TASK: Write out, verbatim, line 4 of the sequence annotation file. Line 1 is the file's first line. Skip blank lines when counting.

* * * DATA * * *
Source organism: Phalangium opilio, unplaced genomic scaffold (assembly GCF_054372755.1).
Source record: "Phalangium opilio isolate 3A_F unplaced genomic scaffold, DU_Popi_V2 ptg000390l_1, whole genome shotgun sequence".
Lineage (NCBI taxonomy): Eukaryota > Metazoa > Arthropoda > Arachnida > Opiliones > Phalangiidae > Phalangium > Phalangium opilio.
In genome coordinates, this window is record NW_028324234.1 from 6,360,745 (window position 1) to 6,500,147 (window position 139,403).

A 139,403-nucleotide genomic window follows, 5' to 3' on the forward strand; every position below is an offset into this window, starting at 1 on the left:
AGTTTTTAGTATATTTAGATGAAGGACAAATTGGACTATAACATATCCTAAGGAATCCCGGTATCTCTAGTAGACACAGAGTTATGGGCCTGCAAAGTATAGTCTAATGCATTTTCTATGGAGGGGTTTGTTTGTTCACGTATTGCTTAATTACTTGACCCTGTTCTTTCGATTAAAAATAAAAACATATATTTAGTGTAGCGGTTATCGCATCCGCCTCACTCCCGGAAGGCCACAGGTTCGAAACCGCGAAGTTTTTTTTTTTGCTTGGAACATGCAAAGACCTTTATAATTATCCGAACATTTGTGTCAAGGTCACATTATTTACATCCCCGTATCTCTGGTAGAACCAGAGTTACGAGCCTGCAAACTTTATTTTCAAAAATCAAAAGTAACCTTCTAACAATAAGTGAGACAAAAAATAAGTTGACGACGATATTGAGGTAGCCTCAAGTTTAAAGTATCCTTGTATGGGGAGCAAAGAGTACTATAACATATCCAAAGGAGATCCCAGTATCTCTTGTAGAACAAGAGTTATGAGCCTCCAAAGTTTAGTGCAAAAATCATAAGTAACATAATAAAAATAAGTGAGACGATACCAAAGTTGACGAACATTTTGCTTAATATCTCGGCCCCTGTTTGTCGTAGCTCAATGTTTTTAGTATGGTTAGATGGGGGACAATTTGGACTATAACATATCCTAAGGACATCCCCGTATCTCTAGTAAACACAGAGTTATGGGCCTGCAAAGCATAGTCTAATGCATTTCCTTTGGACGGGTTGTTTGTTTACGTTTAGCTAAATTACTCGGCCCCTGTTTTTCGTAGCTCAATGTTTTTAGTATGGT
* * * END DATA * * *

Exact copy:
In genome coordinates, this window is record NW_028324234.1 from 6,360,745 (window position 1) to 6,500,147 (window position 139,403).